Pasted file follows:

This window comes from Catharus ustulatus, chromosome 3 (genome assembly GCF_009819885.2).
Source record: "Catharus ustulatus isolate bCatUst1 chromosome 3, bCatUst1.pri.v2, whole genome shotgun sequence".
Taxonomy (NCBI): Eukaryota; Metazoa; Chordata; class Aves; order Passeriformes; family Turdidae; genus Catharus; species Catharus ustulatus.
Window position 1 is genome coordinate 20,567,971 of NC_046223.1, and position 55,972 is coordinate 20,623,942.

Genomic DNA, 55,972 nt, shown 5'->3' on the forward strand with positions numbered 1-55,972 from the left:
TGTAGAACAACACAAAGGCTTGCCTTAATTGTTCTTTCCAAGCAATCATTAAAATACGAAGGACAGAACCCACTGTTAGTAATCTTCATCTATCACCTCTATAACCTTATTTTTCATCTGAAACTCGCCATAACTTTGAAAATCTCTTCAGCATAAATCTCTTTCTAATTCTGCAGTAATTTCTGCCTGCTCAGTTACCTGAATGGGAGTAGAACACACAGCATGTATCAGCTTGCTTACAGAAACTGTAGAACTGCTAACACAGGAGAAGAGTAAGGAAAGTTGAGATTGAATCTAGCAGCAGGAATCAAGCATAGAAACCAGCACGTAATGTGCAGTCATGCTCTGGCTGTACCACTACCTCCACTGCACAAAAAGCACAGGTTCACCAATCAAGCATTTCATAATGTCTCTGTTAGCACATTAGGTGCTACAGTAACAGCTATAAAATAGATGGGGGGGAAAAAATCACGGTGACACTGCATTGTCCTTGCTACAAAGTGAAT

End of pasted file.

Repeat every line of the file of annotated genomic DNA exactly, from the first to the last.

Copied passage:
This window comes from Catharus ustulatus, chromosome 3 (genome assembly GCF_009819885.2).
Source record: "Catharus ustulatus isolate bCatUst1 chromosome 3, bCatUst1.pri.v2, whole genome shotgun sequence".
Taxonomy (NCBI): Eukaryota; Metazoa; Chordata; class Aves; order Passeriformes; family Turdidae; genus Catharus; species Catharus ustulatus.
Window position 1 is genome coordinate 20,567,971 of NC_046223.1, and position 55,972 is coordinate 20,623,942.

Genomic DNA, 55,972 nt, shown 5'->3' on the forward strand with positions numbered 1-55,972 from the left:
TGTAGAACAACACAAAGGCTTGCCTTAATTGTTCTTTCCAAGCAATCATTAAAATACGAAGGACAGAACCCACTGTTAGTAATCTTCATCTATCACCTCTATAACCTTATTTTTCATCTGAAACTCGCCATAACTTTGAAAATCTCTTCAGCATAAATCTCTTTCTAATTCTGCAGTAATTTCTGCCTGCTCAGTTACCTGAATGGGAGTAGAACACACAGCATGTATCAGCTTGCTTACAGAAACTGTAGAACTGCTAACACAGGAGAAGAGTAAGGAAAGTTGAGATTGAATCTAGCAGCAGGAATCAAGCATAGAAACCAGCACGTAATGTGCAGTCATGCTCTGGCTGTACCACTACCTCCACTGCACAAAAAGCACAGGTTCACCAATCAAGCATTTCATAATGTCTCTGTTAGCACATTAGGTGCTACAGTAACAGCTATAAAATAGATGGGGGGGAAAAAATCACGGTGACACTGCATTGTCCTTGCTACAAAGTGAAT